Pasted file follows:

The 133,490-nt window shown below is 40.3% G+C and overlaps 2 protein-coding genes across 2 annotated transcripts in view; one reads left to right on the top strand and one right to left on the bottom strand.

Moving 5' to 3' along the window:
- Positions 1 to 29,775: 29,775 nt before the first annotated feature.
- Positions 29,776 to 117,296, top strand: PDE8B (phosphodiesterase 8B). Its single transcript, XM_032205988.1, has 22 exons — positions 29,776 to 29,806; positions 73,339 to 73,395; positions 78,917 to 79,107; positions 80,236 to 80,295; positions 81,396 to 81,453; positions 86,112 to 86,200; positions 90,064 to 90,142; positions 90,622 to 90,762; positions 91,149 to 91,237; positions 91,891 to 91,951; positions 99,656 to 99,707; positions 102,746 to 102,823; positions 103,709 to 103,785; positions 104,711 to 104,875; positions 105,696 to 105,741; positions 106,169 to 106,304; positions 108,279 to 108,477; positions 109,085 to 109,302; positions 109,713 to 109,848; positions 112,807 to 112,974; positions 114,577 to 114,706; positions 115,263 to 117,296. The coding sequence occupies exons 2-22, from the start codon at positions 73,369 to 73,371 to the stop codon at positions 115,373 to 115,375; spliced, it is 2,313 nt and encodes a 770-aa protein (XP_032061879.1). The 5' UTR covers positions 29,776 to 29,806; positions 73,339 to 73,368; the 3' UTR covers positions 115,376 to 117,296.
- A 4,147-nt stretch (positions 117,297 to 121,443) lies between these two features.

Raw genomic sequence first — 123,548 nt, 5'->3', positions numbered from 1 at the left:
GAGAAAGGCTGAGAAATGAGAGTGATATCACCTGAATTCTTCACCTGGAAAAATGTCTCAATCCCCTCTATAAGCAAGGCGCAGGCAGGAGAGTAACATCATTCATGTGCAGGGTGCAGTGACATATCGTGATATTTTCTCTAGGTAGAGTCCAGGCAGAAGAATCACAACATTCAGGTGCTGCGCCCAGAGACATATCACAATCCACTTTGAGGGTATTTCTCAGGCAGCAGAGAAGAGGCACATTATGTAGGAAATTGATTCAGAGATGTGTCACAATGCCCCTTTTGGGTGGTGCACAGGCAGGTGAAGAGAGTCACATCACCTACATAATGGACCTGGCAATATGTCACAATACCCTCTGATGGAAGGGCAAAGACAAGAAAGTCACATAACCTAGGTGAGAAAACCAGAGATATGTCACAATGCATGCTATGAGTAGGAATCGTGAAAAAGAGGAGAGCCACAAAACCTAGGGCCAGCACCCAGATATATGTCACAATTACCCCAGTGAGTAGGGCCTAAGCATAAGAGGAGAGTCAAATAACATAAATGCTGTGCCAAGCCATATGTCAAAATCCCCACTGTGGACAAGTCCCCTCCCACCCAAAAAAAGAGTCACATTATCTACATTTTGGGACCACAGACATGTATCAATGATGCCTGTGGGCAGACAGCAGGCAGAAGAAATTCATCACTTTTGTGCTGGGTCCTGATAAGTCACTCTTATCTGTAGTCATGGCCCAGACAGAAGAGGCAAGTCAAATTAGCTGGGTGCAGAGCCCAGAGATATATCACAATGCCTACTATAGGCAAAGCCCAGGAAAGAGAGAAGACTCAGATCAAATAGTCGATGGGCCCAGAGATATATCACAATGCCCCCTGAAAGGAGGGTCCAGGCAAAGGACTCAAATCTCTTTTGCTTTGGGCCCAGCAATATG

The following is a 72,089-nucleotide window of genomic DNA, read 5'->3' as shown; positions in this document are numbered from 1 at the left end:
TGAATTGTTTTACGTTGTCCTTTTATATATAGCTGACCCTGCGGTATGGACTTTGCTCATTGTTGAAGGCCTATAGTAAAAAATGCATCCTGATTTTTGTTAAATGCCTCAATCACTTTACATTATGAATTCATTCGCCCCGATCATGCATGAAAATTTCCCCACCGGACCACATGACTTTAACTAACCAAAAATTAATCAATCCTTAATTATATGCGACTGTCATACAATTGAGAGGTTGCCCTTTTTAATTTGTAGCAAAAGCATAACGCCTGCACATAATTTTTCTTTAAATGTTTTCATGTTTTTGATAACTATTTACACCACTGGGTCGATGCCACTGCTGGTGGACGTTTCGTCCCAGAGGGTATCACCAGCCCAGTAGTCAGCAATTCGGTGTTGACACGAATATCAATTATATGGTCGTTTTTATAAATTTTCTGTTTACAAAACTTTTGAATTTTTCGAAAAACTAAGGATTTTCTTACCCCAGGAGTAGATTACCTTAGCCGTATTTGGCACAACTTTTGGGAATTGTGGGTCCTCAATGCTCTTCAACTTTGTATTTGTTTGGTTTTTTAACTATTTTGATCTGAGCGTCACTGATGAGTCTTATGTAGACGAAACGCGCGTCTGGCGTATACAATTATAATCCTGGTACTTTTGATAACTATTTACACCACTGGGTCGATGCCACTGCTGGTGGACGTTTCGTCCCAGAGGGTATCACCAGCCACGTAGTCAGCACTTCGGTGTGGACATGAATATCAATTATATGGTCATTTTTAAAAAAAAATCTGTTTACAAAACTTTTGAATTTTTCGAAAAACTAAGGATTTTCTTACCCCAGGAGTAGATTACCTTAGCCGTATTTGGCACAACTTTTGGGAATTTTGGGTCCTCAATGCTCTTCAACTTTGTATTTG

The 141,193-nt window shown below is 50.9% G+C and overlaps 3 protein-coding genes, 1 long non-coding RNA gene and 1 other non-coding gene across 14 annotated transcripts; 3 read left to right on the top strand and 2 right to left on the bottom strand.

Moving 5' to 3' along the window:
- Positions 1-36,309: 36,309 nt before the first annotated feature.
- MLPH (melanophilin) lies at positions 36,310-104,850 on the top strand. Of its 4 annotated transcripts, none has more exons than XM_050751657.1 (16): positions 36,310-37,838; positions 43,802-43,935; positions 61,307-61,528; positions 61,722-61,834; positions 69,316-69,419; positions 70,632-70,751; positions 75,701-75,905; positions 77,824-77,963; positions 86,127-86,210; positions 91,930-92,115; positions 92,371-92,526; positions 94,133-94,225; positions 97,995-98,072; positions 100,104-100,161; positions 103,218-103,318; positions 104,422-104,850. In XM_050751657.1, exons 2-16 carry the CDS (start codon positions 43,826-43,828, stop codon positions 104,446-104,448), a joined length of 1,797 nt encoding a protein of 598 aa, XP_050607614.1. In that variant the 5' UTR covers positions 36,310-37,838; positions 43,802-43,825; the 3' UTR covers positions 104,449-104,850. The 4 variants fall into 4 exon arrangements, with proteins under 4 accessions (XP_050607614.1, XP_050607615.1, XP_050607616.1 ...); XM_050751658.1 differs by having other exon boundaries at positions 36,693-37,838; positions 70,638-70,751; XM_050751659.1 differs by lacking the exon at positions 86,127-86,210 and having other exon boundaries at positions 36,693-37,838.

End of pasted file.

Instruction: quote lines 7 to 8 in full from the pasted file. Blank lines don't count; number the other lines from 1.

GAGAAAGGCTGAGAAATGAGAGTGATATCACCTGAATTCTTCACCTGGAAAAATGTCTCAATCCCCTCTATAAGCAAGGCGCAGGCAGGAGAGTAACATCATTCATGTGCAGGGTGCAGTGACATATCGTGATATTTTCTCTAGGTAGAGTCCAGGCAGAAGAATCACAACATTCAGGTGCTGCGCCCAGAGACATATCACAATCCACTTTGAGGGTATTTCTCAGGCAGCAGAGAAGAGGCACATTATGTAGGAAATTGATTCAGAGATGTGTCACAATGCCCCTTTTGGGTGGTGCACAGGCAGGTGAAGAGAGTCACATCACCTACATAATGGACCTGGCAATATGTCACAATACCCTCTGATGGAAGGGCAAAGACAAGAAAGTCACATAACCTAGGTGAGAAAACCAGAGATATGTCACAATGCATGCTATGAGTAGGAATCGTGAAAAAGAGGAGAGCCACAAAACCTAGGGCCAGCACCCAGATATATGTCACAATTACCCCAGTGAGTAGGGCCTAAGCATAAGAGGAGAGTCAAATAACATAAATGCTGTGCCAAGCCATATGTCAAAATCCCCACTGTGGACAAGTCCCCTCCCACCCAAAAAAAGAGTCACATTATCTACATTTTGGGACCACAGACATGTATCAATGATGCCTGTGGGCAGACAGCAGGCAGAAGAAATTCATCACTTTTGTGCTGGGTCCTGATAAGTCACTCTTATCTGTAGTCATGGCCCAGACAGAAGAGGCAAGTCAAATTAGCTGGGTGCAGAGCCCAGAGATATATCACAATGCCTACTATAGGCAAAGCCCAGGAAAGAGAGAAGACTCAGATCAAATAGTCGATGGGCCCAGAGATATATCACAATGCCCCCTGAAAGGAGGGTCCAGGCAAAGGACTCAAATCTCTTTTGCTTTGGGCCCAGCAATATG

The following is a 72,089-nucleotide window of genomic DNA, read 5'->3' as shown; positions in this document are numbered from 1 at the left end: